Photo by Faizur Rehman on Unsplash
Becoming a designer can be fulfilling, and as the industry peeks to $43.4 billion, it seems that many people agree with that statement. But once you decide to take classes in design topics, you may be confused as to what option you should take: a bachelor’s degree or bootcamp.
Grappling with this decision is tough, but through research, you can take the path that works best for you. In this article, we’ll help you decide whether to choose art school or a bootcamp.
Art & Design School: The Pros and Cons of a Degree
When considering their options for education, it’s common for people to consider getting a degree. It’s the most traditional path to success, but should you go to college or university?
Getting an Arts Degree: The Pros
Here are the pros of getting a professional art degree:
- Thorough Theoretical Base: While some bootcamps teach the “why” of design principles, more of them focus on the “how.” Degrees focus on both at once.
- Seen as More Credible: It’s often said that employees don’t need a degree; employers do. Employers are more likely to hire a designer if they have a bachelor’s degree.
- Going to Graduate School: With a degree, you have the option to go to graduate school. This can open up more doors for you in the design world, even if it’s an expensive option. Fortunately, you can take out low-interest loans for graduate school.
To get the most out of this option, pick a program that’s considered the “best” in the field. A degree from Sheridan College in Canada will hold a lot of esteem to future employers.
Getting an Arts Degree: The Cons
Here are the cons of getting a professional art degree:
- The High Upfront Cost: A design degree can be very expensive, as they’re typically designated to specialty schools. You’ll also need to go to a good school to get hired.
- Outdated Information: The internet can update information much quicker than schools could ever dream of. You’ll be opting into a significant time investment, but you won’t necessarily have the education you need. You may need to take online classes anyway.
- Lack of Practical Skills: While art school is fantastic at teaching theory, it isn’t as good at teaching practical skills. You’ll still learn these skills, but bootcamps do it better.
To reduce the number of cons for this option, we recommend getting an internship. That way, you’ll get enough experience to make up for any outdated information or a lack of skill set.
Online Bootcamps: The Pros and Cons of a Bootcamp
Getting a traditional education isn’t your only option. In fact, it may be the worst option depending on your situation. But is it actually worth it to sign up for an online bootcamp?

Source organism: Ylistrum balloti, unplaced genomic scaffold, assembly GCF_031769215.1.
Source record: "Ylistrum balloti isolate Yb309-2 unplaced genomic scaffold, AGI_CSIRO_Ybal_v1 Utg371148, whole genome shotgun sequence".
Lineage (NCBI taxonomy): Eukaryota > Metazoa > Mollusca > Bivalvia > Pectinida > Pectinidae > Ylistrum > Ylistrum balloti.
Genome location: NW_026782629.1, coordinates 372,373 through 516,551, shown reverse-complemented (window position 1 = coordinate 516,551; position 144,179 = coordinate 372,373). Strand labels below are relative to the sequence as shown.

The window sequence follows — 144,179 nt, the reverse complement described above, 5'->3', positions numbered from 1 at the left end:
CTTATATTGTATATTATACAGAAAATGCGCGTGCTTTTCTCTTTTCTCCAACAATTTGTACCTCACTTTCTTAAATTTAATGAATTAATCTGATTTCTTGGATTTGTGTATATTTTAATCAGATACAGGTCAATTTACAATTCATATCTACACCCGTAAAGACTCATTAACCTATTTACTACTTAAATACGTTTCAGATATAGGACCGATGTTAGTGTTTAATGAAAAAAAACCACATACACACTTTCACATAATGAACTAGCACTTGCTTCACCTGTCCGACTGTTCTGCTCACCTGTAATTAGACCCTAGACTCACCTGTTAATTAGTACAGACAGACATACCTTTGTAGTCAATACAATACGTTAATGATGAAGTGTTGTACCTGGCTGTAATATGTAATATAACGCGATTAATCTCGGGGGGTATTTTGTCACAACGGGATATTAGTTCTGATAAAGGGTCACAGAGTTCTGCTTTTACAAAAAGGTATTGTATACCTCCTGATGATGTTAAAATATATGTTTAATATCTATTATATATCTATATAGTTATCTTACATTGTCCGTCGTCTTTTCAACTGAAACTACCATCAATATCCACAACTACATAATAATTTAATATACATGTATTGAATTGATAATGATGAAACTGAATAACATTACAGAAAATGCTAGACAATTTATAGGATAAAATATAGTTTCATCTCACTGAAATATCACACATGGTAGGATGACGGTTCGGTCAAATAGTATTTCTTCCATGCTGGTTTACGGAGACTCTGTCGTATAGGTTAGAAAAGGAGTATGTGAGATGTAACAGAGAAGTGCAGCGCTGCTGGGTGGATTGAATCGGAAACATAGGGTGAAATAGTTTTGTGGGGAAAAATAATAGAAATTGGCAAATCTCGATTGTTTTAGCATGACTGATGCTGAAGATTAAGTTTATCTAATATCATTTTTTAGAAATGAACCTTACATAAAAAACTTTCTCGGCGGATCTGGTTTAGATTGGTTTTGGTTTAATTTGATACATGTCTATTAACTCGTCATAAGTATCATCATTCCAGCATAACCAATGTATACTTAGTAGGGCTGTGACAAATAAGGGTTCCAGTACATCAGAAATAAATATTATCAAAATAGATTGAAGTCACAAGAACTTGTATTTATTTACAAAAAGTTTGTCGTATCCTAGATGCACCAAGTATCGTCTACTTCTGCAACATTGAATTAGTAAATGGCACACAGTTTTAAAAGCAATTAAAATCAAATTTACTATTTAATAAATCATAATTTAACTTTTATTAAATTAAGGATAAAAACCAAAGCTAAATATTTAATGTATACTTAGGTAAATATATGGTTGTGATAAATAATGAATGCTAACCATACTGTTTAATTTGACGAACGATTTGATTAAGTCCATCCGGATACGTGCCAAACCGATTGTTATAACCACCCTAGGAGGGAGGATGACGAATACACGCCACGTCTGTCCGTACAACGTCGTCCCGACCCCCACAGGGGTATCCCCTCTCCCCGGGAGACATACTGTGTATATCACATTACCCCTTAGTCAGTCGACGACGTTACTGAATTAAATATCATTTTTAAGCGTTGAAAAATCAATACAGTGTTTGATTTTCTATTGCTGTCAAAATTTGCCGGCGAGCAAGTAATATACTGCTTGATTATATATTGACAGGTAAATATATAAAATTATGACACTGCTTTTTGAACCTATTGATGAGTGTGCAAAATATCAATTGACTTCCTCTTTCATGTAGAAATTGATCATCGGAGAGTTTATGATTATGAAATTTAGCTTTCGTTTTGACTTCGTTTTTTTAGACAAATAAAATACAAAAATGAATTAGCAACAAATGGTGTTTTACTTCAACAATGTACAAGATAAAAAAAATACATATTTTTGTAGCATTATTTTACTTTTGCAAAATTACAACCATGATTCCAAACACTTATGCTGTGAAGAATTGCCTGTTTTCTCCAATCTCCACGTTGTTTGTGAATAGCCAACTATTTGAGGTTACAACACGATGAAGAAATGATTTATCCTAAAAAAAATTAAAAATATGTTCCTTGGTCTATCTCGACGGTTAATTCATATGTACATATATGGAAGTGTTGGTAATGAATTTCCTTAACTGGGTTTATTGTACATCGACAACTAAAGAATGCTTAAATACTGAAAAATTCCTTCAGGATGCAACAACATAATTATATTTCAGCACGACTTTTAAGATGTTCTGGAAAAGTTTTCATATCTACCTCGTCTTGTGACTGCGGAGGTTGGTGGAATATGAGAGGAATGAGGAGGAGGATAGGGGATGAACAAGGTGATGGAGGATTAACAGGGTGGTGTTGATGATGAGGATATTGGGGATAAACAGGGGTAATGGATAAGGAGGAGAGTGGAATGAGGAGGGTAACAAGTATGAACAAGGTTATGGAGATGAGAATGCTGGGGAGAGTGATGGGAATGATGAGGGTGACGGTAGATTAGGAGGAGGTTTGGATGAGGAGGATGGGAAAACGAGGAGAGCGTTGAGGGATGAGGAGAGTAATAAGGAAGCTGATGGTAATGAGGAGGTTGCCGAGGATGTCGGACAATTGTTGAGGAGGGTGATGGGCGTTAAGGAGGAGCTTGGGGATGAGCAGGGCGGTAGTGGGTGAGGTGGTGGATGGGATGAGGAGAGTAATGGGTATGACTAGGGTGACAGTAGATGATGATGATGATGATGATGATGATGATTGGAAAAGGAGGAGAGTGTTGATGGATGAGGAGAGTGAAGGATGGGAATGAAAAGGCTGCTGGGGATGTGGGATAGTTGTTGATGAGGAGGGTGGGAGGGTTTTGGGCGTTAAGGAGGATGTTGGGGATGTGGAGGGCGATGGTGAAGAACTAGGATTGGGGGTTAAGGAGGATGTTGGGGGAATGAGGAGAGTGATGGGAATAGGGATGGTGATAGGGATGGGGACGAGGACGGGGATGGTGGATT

Signing Up for a Bootcamp: The Pros
Here are the pros of signing up for a bootcamp:
- Quick Turnaround Time: Online bootcamps are designed to get you a job. Many boot camps even have an “employability guarantee,” so you’ll get your money back if you don’t get placed. Depending on the bootcamp, you can find a job in less than a year.
- Flexible Learning Process: Bootcamps offer more flexibility than a traditional degree, which is great for students who are juggling multiple jobs or building a family.
- Up-to-Date Information: When you sign up for a quality online bootcamp, you’re guaranteed to learn the most up-to-date information surrounding design topics.
To get the most out of this option, look for a bootcamp that has an employability guarantee. Try to find an option that teaches you how to build a portfolio and get hired in the industry.
Signing Up for a Bootcamp: The Cons
Here are the cons of signing up for a bootcamp:
- Bootcamps are Intense: The whole point of a bootcamp is to make you hireable as quickly as possible. You’ll need a lot of stamina to get through a bootcamp program.
- Imposter Syndrome: Many students lose their confidence when working through a bootcamp because they don’t feel like “real designers.” It’s important to keep in mind that many employers will see your worth, but you have to learn to find it within yourself first!
- Solo and Online Learning: Not everyone works well by themselves or in an online school. If you prefer to study in a group, then a bootcamp may not be for you.
To reduce some of these cons, find a bootcamp that champions group learning. Make sure you have enough time to truly dedicate to the bootcamp and commit to seeing it through to the end.
Art & Design School vs. Online Bootcamps: Which Is Better?
Unfortunately, there isn’t a single right answer to this question. You’ll have to go through the pros and cons yourself to find a solution that works best for you. If you’re going the bootcamp route, make sure to research the school and its placement track record before signing up.